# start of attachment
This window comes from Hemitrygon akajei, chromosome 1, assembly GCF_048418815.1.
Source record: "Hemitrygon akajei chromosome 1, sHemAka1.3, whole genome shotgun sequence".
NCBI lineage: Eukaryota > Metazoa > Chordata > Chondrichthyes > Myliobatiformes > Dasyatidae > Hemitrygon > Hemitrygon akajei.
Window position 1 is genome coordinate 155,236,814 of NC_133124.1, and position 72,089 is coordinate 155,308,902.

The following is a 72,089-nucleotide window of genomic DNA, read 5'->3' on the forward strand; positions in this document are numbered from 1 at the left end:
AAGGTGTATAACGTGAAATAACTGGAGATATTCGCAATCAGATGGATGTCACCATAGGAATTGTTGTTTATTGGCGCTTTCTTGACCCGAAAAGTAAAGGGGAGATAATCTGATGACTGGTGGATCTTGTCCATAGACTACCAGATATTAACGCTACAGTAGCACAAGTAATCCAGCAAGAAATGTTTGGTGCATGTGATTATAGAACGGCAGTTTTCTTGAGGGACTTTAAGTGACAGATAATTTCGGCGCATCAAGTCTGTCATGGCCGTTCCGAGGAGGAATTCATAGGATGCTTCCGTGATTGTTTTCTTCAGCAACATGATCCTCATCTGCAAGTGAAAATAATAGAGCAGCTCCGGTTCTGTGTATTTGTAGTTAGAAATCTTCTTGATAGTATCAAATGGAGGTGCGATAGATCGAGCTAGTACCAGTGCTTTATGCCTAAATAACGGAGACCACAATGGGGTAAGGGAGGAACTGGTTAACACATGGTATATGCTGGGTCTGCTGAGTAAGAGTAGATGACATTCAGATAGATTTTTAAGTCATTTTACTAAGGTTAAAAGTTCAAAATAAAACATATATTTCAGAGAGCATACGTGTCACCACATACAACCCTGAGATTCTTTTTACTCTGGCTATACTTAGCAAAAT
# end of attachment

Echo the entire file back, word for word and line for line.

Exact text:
This window comes from Hemitrygon akajei, chromosome 1, assembly GCF_048418815.1.
Source record: "Hemitrygon akajei chromosome 1, sHemAka1.3, whole genome shotgun sequence".
NCBI lineage: Eukaryota > Metazoa > Chordata > Chondrichthyes > Myliobatiformes > Dasyatidae > Hemitrygon > Hemitrygon akajei.
Window position 1 is genome coordinate 155,236,814 of NC_133124.1, and position 72,089 is coordinate 155,308,902.

The following is a 72,089-nucleotide window of genomic DNA, read 5'->3' on the forward strand; positions in this document are numbered from 1 at the left end:
AAGGTGTATAACGTGAAATAACTGGAGATATTCGCAATCAGATGGATGTCACCATAGGAATTGTTGTTTATTGGCGCTTTCTTGACCCGAAAAGTAAAGGGGAGATAATCTGATGACTGGTGGATCTTGTCCATAGACTACCAGATATTAACGCTACAGTAGCACAAGTAATCCAGCAAGAAATGTTTGGTGCATGTGATTATAGAACGGCAGTTTTCTTGAGGGACTTTAAGTGACAGATAATTTCGGCGCATCAAGTCTGTCATGGCCGTTCCGAGGAGGAATTCATAGGATGCTTCCGTGATTGTTTTCTTCAGCAACATGATCCTCATCTGCAAGTGAAAATAATAGAGCAGCTCCGGTTCTGTGTATTTGTAGTTAGAAATCTTCTTGATAGTATCAAATGGAGGTGCGATAGATCGAGCTAGTACCAGTGCTTTATGCCTAAATAACGGAGACCACAATGGGGTAAGGGAGGAACTGGTTAACACATGGTATATGCTGGGTCTGCTGAGTAAGAGTAGATGACATTCAGATAGATTTTTAAGTCATTTTACTAAGGTTAAAAGTTCAAAATAAAACATATATTTCAGAGAGCATACGTGTCACCACATACAACCCTGAGATTCTTTTTACTCTGGCTATACTTAGCAAAAT